The Medicines Act requirements
In deciding whether or not the registration or availability of any medicine (registered or not including CAM) is in the public interest, consideration must only be given to the safety, quality, therapeutic efficacy and suitability of the medicine for its intended purpose. Medicines must comply with all these provisions. All medicines must be labelled correctly which would include the addition of a package insert (PI) and patient information leaflet (PIL) that clearly points out both the benefits (indications) and foreseeable risks (contra-indications, warnings etc) associated with the use of a product. No medicine is risk free. It is by character, an inherently unavoidably unsafe product.
Liability for damage caused by goods
To avoid CPA liability, all medicines must:
- Be effective and safe for its intended purpose;
- Be of good quality throughout its shelf-life; and
- Have adequate instructions and warnings (label, PI and PIL) provided to the consumer pertaining to danger arising from or associated with the use of the medicine.
This is irrespective of whether the harm resulted from any negligence (damages product caused, regardless of any “fault”) on the part of the producer, importer, distributor or retailer, as the case may be. Strict liability applies.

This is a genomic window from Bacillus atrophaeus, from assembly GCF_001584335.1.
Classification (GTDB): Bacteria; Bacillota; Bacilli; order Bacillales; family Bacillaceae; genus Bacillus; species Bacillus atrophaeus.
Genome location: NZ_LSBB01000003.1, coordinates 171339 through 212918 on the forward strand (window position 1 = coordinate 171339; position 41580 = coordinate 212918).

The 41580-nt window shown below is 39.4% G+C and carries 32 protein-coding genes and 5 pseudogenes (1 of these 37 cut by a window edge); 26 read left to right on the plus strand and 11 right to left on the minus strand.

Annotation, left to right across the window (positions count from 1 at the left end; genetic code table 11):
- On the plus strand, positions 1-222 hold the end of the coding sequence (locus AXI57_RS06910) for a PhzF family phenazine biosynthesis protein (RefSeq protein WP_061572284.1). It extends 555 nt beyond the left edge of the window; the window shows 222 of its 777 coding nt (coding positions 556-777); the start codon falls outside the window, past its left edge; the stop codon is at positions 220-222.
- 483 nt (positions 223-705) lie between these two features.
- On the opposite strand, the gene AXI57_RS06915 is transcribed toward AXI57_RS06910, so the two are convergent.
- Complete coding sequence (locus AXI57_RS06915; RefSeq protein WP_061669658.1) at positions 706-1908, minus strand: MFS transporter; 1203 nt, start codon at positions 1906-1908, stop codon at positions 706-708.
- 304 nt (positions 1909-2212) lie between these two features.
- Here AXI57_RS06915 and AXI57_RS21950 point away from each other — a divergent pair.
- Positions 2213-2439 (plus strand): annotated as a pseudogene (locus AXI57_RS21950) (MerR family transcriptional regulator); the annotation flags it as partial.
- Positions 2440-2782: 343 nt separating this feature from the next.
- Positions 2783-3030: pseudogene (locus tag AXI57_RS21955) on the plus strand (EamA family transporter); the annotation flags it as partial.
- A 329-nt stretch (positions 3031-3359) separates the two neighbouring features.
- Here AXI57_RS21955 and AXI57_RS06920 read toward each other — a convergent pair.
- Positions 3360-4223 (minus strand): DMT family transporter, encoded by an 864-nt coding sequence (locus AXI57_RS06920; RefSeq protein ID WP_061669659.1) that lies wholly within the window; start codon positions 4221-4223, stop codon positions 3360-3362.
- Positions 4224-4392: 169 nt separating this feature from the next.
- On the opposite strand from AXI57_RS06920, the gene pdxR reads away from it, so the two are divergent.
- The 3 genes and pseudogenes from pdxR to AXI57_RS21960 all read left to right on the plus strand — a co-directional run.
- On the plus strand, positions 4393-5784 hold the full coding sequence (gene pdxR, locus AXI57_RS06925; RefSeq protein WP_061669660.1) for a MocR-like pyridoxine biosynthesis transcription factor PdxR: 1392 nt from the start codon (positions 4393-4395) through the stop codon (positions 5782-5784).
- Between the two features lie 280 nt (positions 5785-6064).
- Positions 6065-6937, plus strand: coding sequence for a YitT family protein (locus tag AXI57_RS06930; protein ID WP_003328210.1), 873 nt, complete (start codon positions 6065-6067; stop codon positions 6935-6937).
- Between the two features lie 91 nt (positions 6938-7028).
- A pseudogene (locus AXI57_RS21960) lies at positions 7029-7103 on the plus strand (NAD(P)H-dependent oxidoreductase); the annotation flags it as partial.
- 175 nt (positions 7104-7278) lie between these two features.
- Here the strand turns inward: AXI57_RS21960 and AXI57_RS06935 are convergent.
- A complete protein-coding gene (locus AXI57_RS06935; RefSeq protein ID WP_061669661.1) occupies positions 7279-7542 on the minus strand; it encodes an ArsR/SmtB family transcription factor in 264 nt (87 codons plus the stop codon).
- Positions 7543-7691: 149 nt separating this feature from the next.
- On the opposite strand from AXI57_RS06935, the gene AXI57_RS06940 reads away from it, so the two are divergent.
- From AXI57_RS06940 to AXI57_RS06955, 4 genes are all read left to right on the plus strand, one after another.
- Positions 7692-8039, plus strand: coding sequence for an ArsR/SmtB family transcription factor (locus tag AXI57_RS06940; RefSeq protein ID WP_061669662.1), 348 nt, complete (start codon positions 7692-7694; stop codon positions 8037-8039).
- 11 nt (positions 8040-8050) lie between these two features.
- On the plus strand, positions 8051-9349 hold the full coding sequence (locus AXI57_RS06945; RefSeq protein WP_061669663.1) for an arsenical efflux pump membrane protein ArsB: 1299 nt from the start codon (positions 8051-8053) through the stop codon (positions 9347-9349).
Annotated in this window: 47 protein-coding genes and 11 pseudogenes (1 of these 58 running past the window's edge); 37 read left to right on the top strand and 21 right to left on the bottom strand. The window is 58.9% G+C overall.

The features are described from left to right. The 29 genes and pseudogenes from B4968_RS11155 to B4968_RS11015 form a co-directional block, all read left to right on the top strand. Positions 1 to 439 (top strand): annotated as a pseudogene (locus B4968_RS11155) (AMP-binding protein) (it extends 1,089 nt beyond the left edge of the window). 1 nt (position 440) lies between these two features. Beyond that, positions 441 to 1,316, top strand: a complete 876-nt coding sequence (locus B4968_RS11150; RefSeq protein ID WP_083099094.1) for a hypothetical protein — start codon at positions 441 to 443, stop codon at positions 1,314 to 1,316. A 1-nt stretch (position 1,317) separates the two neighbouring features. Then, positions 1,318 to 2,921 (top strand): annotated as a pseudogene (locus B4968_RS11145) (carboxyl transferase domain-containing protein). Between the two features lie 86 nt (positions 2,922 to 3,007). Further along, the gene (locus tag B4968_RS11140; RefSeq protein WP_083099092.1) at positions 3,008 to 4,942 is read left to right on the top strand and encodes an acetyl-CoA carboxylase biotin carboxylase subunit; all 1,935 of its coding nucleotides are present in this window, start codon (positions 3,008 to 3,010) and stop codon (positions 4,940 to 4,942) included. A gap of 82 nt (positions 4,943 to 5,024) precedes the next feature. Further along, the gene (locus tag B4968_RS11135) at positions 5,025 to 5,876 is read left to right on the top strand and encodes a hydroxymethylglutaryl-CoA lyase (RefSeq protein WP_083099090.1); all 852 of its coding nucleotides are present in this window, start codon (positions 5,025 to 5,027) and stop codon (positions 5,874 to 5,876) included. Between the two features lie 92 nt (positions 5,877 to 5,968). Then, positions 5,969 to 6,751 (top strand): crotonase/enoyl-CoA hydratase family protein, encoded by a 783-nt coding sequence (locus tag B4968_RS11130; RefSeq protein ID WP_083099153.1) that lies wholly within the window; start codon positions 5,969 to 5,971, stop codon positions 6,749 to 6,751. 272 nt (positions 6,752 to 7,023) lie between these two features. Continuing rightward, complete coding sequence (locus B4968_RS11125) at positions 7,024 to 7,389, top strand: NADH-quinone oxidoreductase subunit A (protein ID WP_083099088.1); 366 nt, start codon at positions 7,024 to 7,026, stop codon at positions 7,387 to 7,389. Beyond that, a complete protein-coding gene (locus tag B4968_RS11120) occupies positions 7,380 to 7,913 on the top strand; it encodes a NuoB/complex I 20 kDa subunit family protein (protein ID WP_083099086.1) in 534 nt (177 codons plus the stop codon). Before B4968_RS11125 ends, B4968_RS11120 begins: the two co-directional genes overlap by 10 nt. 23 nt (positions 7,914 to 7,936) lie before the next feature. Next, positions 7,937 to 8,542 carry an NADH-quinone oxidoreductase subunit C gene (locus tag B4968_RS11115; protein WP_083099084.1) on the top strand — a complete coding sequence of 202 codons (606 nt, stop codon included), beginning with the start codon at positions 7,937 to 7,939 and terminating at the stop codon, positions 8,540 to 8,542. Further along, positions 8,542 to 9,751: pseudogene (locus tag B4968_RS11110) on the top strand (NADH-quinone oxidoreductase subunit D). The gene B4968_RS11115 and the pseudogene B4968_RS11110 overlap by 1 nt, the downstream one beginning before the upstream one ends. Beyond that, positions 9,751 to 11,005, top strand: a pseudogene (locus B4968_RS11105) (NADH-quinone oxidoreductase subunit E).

Avoiding CPA liability
- Preparation: If the medicine is ineffective then it is defective, so if adulterated. It must be manufactured correctly and be stable;
- Marketing: The product must be appropriately marketed. If the directions accompanying the product are faulty, or if the product is sold with inadequate warnings; it may not fall within the exception;
- Utility vs Risk: The utility or usefulness of the medicine must outweigh its risk of danger. So, for example, if a medicine cures a mild case of hiccups but causes death in half the people who use it, it may not qualify as being safe;
- Available alternatives: If there is an alternative medicine that would be as effective in accomplishing the purpose of the product then the product may not be safe. In the case of the hiccup cure, a bottle of water would be a safe alternative product making the hiccup cure unlikely to qualify as a safe product.
Pharmacists can now be held liable for all medicines they sell in their pharmacies irrespective of the registration status of such medicines (including complementary medicines) if they do not comply with the requirements as outlined.
The fact that any medicine is supplied from the pharmacy means that the pharmacist is satisfied that the product is safe, of good quality, efficacious and suitable for its intended purpose. If not then an alternative medicine should be sold. A medicine is not a commodity of trade and must be treated with professional respect and caution.